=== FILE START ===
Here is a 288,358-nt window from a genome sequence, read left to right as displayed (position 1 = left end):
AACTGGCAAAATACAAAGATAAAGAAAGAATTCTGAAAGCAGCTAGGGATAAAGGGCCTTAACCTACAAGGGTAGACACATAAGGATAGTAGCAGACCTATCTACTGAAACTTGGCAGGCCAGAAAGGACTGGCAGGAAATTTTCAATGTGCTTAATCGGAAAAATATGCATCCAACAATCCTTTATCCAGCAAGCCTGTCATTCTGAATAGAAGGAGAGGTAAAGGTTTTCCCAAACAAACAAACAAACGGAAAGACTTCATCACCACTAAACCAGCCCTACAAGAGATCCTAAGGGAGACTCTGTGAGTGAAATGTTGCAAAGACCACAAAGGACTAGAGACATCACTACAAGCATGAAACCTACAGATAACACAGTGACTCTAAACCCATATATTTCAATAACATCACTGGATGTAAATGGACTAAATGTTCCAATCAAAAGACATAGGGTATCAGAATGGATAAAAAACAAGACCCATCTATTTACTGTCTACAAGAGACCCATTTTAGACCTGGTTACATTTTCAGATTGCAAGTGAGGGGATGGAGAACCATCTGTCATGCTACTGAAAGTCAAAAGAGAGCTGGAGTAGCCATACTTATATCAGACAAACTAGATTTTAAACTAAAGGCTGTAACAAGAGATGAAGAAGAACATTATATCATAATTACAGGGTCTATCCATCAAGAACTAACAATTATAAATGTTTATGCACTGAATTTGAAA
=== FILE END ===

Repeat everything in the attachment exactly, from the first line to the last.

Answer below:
Here is a 288,358-nt window from a genome sequence, read left to right as displayed (position 1 = left end):
AACTGGCAAAATACAAAGATAAAGAAAGAATTCTGAAAGCAGCTAGGGATAAAGGGCCTTAACCTACAAGGGTAGACACATAAGGATAGTAGCAGACCTATCTACTGAAACTTGGCAGGCCAGAAAGGACTGGCAGGAAATTTTCAATGTGCTTAATCGGAAAAATATGCATCCAACAATCCTTTATCCAGCAAGCCTGTCATTCTGAATAGAAGGAGAGGTAAAGGTTTTCCCAAACAAACAAACAAACGGAAAGACTTCATCACCACTAAACCAGCCCTACAAGAGATCCTAAGGGAGACTCTGTGAGTGAAATGTTGCAAAGACCACAAAGGACTAGAGACATCACTACAAGCATGAAACCTACAGATAACACAGTGACTCTAAACCCATATATTTCAATAACATCACTGGATGTAAATGGACTAAATGTTCCAATCAAAAGACATAGGGTATCAGAATGGATAAAAAACAAGACCCATCTATTTACTGTCTACAAGAGACCCATTTTAGACCTGGTTACATTTTCAGATTGCAAGTGAGGGGATGGAGAACCATCTGTCATGCTACTGAAAGTCAAAAGAGAGCTGGAGTAGCCATACTTATATCAGACAAACTAGATTTTAAACTAAAGGCTGTAACAAGAGATGAAGAAGAACATTATATCATAATTACAGGGTCTATCCATCAAGAACTAACAATTATAAATGTTTATGCACTGAATTTGAAA